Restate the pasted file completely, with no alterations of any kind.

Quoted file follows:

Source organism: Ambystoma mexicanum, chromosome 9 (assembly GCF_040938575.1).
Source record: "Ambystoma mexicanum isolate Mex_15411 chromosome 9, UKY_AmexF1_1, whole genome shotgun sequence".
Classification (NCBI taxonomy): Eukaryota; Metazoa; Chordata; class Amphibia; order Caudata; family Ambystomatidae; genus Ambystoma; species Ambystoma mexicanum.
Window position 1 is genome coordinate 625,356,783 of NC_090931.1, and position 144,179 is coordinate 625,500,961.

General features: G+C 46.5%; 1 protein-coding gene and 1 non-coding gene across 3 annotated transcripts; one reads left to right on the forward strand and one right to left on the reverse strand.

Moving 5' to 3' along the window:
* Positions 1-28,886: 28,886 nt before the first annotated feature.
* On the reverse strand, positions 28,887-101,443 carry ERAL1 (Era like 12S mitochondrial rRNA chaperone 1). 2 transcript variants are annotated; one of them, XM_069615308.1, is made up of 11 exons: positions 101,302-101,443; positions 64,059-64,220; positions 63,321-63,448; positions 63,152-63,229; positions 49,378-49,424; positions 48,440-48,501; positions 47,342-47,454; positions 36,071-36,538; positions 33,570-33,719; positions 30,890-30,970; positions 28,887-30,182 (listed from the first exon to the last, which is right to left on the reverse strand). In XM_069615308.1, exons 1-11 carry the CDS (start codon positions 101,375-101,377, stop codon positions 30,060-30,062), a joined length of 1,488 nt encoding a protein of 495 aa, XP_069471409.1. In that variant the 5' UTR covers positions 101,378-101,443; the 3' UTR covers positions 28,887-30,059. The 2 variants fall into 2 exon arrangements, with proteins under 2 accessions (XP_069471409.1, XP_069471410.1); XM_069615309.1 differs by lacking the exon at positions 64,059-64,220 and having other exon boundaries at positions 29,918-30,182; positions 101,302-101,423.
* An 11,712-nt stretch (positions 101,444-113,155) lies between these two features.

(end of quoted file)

Source organism: Ambystoma mexicanum, chromosome 9 (assembly GCF_040938575.1).
Source record: "Ambystoma mexicanum isolate Mex_15411 chromosome 9, UKY_AmexF1_1, whole genome shotgun sequence".
Classification (NCBI taxonomy): Eukaryota; Metazoa; Chordata; class Amphibia; order Caudata; family Ambystomatidae; genus Ambystoma; species Ambystoma mexicanum.
Window position 1 is genome coordinate 625,356,783 of NC_090931.1, and position 144,179 is coordinate 625,500,961.

General features: G+C 46.5%; 1 protein-coding gene and 1 non-coding gene across 3 annotated transcripts; one reads left to right on the forward strand and one right to left on the reverse strand.

Moving 5' to 3' along the window:
* Positions 1-28,886: 28,886 nt before the first annotated feature.
* On the reverse strand, positions 28,887-101,443 carry ERAL1 (Era like 12S mitochondrial rRNA chaperone 1). 2 transcript variants are annotated; one of them, XM_069615308.1, is made up of 11 exons: positions 101,302-101,443; positions 64,059-64,220; positions 63,321-63,448; positions 63,152-63,229; positions 49,378-49,424; positions 48,440-48,501; positions 47,342-47,454; positions 36,071-36,538; positions 33,570-33,719; positions 30,890-30,970; positions 28,887-30,182 (listed from the first exon to the last, which is right to left on the reverse strand). In XM_069615308.1, exons 1-11 carry the CDS (start codon positions 101,375-101,377, stop codon positions 30,060-30,062), a joined length of 1,488 nt encoding a protein of 495 aa, XP_069471409.1. In that variant the 5' UTR covers positions 101,378-101,443; the 3' UTR covers positions 28,887-30,059. The 2 variants fall into 2 exon arrangements, with proteins under 2 accessions (XP_069471409.1, XP_069471410.1); XM_069615309.1 differs by lacking the exon at positions 64,059-64,220 and having other exon boundaries at positions 29,918-30,182; positions 101,302-101,423.
* An 11,712-nt stretch (positions 101,444-113,155) lies between these two features.